Tuesday, April 10, 2007

Huge Peaceful Demonstrations in Najaf: Press & White House Dismissive

Hundreds of thousands of Iraqis demonstrated against the occupation yesterday. The demonstrations were peaceful and unmistakably anti-Occupation and anti-American. I guess that's why the White House and the American press needed to minimize it. It's inconsistent with the propaganda that Iraqis are savages who understand nothing but violence, and who need the occupation forces to protect them from killing each other.

The CS Monitor reports:
Monday's marchers included some Kurds in traditional dress as well as Sunni clerics, many of whom were bused by Sadr's movement from the city of Basra in the south. "Let's put out the fire of discord and chop off the snake's head," chanted some in reference to Iraq's ongoing sectarian strife.

There were wildly different estimates on the numbers at the Najaf rally. The U.S. military shrugged the protests off, claiming only "5,000 to 7,000" participants. Other news agencies reports vary from estimates of "tens of thousands" to "hundreds of thousands".

Whatever the precise numbers, the truth is this is nothing new. There has been non-violent resistance in Iraq from the beginning, although you'd never know that from the lack of coverage of these resistance movements.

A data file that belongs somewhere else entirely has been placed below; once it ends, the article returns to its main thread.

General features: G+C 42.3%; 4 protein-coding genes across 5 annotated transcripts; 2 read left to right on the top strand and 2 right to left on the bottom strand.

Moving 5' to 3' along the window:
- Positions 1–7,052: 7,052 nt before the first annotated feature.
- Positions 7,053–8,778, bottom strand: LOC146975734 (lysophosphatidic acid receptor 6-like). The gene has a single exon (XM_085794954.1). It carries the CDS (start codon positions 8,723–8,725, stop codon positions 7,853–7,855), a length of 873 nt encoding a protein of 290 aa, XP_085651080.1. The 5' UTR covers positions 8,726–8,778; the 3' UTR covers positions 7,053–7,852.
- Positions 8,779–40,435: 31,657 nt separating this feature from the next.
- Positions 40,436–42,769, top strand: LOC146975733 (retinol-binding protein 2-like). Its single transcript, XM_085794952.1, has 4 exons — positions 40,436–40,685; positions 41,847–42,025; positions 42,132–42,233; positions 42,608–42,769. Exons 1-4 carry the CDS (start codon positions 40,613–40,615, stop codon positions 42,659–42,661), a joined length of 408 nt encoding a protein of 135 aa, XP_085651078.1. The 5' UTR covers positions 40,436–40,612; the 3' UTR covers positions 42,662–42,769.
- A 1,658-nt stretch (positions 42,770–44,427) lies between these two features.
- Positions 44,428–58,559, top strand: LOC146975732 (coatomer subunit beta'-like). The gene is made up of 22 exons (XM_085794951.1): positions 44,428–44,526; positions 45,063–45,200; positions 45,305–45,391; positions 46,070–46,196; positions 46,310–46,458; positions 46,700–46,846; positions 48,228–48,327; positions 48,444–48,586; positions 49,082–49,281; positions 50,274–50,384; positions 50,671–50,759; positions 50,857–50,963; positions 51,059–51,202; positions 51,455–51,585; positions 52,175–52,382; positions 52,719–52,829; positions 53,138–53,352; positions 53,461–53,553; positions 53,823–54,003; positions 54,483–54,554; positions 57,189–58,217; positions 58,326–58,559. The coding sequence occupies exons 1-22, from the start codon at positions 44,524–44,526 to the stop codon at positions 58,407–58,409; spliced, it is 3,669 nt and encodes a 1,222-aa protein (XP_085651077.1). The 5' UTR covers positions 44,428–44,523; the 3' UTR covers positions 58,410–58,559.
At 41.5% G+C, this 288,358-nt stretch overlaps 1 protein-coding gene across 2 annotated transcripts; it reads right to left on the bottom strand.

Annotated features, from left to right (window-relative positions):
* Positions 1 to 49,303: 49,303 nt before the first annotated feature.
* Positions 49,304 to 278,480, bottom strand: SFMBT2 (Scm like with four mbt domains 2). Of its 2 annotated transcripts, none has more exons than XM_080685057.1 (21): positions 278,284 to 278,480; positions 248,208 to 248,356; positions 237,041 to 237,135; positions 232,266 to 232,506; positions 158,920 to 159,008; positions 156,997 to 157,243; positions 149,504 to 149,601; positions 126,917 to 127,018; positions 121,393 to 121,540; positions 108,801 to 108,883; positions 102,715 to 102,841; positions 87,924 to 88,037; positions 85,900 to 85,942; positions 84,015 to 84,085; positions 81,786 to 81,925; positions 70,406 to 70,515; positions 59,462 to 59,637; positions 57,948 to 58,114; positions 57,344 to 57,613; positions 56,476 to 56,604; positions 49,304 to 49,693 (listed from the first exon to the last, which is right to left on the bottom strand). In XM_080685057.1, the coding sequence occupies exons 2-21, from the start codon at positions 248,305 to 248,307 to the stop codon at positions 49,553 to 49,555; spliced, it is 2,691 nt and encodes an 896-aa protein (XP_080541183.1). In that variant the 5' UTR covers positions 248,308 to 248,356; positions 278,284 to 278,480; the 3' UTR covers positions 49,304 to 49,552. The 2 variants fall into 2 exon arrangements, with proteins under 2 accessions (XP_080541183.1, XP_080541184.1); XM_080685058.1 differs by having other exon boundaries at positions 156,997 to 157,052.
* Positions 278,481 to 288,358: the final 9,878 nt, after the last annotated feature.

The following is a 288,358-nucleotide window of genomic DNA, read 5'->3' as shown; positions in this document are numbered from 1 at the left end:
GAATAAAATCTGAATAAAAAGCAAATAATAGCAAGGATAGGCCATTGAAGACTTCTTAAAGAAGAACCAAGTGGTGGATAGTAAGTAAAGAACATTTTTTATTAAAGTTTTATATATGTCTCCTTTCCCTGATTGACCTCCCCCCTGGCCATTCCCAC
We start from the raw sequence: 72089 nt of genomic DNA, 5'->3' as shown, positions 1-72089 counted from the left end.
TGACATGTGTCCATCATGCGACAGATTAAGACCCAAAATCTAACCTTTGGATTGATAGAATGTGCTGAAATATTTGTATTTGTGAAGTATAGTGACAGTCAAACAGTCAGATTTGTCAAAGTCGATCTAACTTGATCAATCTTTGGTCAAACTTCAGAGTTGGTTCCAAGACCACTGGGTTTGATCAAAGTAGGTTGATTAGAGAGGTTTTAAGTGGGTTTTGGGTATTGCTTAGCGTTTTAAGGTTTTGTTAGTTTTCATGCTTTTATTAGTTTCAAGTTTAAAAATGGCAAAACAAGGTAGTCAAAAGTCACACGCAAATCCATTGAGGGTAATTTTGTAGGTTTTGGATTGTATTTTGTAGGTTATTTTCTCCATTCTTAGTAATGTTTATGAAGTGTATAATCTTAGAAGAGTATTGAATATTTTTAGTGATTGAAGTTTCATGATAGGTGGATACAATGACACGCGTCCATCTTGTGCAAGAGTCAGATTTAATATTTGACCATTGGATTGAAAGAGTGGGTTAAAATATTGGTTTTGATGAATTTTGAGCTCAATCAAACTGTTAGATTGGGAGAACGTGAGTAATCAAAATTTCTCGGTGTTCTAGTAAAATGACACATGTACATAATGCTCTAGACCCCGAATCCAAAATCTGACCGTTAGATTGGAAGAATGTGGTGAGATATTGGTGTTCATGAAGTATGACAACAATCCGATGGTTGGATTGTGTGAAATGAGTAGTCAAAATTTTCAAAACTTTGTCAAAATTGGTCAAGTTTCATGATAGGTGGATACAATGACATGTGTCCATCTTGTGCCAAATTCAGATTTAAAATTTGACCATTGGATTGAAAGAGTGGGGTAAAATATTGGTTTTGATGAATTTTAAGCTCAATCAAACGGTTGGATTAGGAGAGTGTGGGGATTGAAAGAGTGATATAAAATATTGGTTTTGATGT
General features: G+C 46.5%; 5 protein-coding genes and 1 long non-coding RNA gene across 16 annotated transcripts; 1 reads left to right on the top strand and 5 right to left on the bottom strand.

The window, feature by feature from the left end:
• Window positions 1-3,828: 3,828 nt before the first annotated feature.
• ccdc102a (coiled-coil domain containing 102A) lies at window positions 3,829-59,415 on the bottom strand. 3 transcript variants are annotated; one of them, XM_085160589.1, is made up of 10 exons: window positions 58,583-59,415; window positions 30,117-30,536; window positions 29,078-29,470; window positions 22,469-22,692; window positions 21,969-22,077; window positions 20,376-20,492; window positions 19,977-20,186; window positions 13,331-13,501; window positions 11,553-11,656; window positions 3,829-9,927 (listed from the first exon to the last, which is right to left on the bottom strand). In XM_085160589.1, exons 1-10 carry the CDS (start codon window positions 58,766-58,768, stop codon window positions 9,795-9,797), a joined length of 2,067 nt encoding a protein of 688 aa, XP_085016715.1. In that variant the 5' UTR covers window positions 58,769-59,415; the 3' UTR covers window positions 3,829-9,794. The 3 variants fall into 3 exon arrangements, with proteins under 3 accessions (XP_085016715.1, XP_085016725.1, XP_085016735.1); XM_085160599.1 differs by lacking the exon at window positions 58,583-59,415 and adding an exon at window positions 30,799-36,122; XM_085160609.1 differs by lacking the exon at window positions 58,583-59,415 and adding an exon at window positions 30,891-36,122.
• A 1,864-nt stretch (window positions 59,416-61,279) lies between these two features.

From eIraq:
The White House responded to the massive demonstrations with a typically dismissive sound bite. "Iraq, four years on, is now a place where people can freely gather and express their opinions," said White House spokesman Gordon Johndroe.

Jondroe's comment begs a little context: Opinions were indeed expressed in yesterday's demonstrations. But freedom? It is difficult to hear Iraqis described as free. Saddam Hussein is dead, sure. His regime is scattered, sure. But does the subtraction of dictatorship equal freedom? What about the addition of house raids, death squads, checkpoints, detentions, constant violence and curfews?


TomCat said...

Dubya will spin anything.

laurie in maine said...

I did my first Tuesday Topic for One Million Blogs for Peace and used a peaceful demonstration picture as well.

Not sure why the balloons shocked me into choosing it, instead of perhaps a photo of the hidden return of soldiers in coffins or an injured mother or child of Iraq, as I had intended when I went in search of a photo.

But News coverage made little mention of protests, except who was directing them. Peaceful part was left out along with the high numbers.

I'm not sure I chose the best picture for this topic. I don't know why balloons shocked, either.

Red Jenny said...

This is Laurie in Maine's post - the photo with the balloons that she refers to is there.